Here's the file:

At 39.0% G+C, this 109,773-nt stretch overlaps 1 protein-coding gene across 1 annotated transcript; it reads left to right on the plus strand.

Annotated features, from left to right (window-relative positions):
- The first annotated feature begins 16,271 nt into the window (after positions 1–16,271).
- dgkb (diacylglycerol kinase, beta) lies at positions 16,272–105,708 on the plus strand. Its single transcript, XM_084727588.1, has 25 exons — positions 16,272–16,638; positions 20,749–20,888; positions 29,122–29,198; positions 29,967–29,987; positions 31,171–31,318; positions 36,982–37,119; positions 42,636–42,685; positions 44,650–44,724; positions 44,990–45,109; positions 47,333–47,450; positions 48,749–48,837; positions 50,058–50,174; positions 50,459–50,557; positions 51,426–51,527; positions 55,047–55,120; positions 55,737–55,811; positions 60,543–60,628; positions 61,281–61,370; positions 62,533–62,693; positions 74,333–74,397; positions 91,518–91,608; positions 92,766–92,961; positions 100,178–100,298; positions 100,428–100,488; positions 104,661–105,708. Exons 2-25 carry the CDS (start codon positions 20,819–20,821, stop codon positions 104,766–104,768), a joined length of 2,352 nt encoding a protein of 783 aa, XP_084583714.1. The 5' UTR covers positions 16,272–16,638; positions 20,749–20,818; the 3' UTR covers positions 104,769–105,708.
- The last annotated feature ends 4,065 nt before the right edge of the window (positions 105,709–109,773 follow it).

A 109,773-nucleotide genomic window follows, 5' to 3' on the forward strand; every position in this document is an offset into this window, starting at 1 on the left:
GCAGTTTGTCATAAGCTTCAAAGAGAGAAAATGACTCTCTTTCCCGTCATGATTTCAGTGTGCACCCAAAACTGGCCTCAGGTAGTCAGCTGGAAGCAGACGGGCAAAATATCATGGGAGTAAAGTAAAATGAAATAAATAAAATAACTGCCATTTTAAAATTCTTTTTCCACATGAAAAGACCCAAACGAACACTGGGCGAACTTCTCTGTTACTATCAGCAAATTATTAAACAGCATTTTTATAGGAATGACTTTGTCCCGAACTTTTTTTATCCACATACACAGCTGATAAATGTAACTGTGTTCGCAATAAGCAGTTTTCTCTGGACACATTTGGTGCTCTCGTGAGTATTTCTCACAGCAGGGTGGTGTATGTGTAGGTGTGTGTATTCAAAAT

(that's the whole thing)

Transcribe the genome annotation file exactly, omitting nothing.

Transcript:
At 39.0% G+C, this 109,773-nt stretch overlaps 1 protein-coding gene across 1 annotated transcript; it reads left to right on the plus strand.

Annotated features, from left to right (window-relative positions):
- The first annotated feature begins 16,271 nt into the window (after positions 1–16,271).
- dgkb (diacylglycerol kinase, beta) lies at positions 16,272–105,708 on the plus strand. Its single transcript, XM_084727588.1, has 25 exons — positions 16,272–16,638; positions 20,749–20,888; positions 29,122–29,198; positions 29,967–29,987; positions 31,171–31,318; positions 36,982–37,119; positions 42,636–42,685; positions 44,650–44,724; positions 44,990–45,109; positions 47,333–47,450; positions 48,749–48,837; positions 50,058–50,174; positions 50,459–50,557; positions 51,426–51,527; positions 55,047–55,120; positions 55,737–55,811; positions 60,543–60,628; positions 61,281–61,370; positions 62,533–62,693; positions 74,333–74,397; positions 91,518–91,608; positions 92,766–92,961; positions 100,178–100,298; positions 100,428–100,488; positions 104,661–105,708. Exons 2-25 carry the CDS (start codon positions 20,819–20,821, stop codon positions 104,766–104,768), a joined length of 2,352 nt encoding a protein of 783 aa, XP_084583714.1. The 5' UTR covers positions 16,272–16,638; positions 20,749–20,818; the 3' UTR covers positions 104,769–105,708.
- The last annotated feature ends 4,065 nt before the right edge of the window (positions 105,709–109,773 follow it).

A 109,773-nucleotide genomic window follows, 5' to 3' on the forward strand; every position in this document is an offset into this window, starting at 1 on the left:
GCAGTTTGTCATAAGCTTCAAAGAGAGAAAATGACTCTCTTTCCCGTCATGATTTCAGTGTGCACCCAAAACTGGCCTCAGGTAGTCAGCTGGAAGCAGACGGGCAAAATATCATGGGAGTAAAGTAAAATGAAATAAATAAAATAACTGCCATTTTAAAATTCTTTTTCCACATGAAAAGACCCAAACGAACACTGGGCGAACTTCTCTGTTACTATCAGCAAATTATTAAACAGCATTTTTATAGGAATGACTTTGTCCCGAACTTTTTTTATCCACATACACAGCTGATAAATGTAACTGTGTTCGCAATAAGCAGTTTTCTCTGGACACATTTGGTGCTCTCGTGAGTATTTCTCACAGCAGGGTGGTGTATGTGTAGGTGTGTGTATTCAAAAT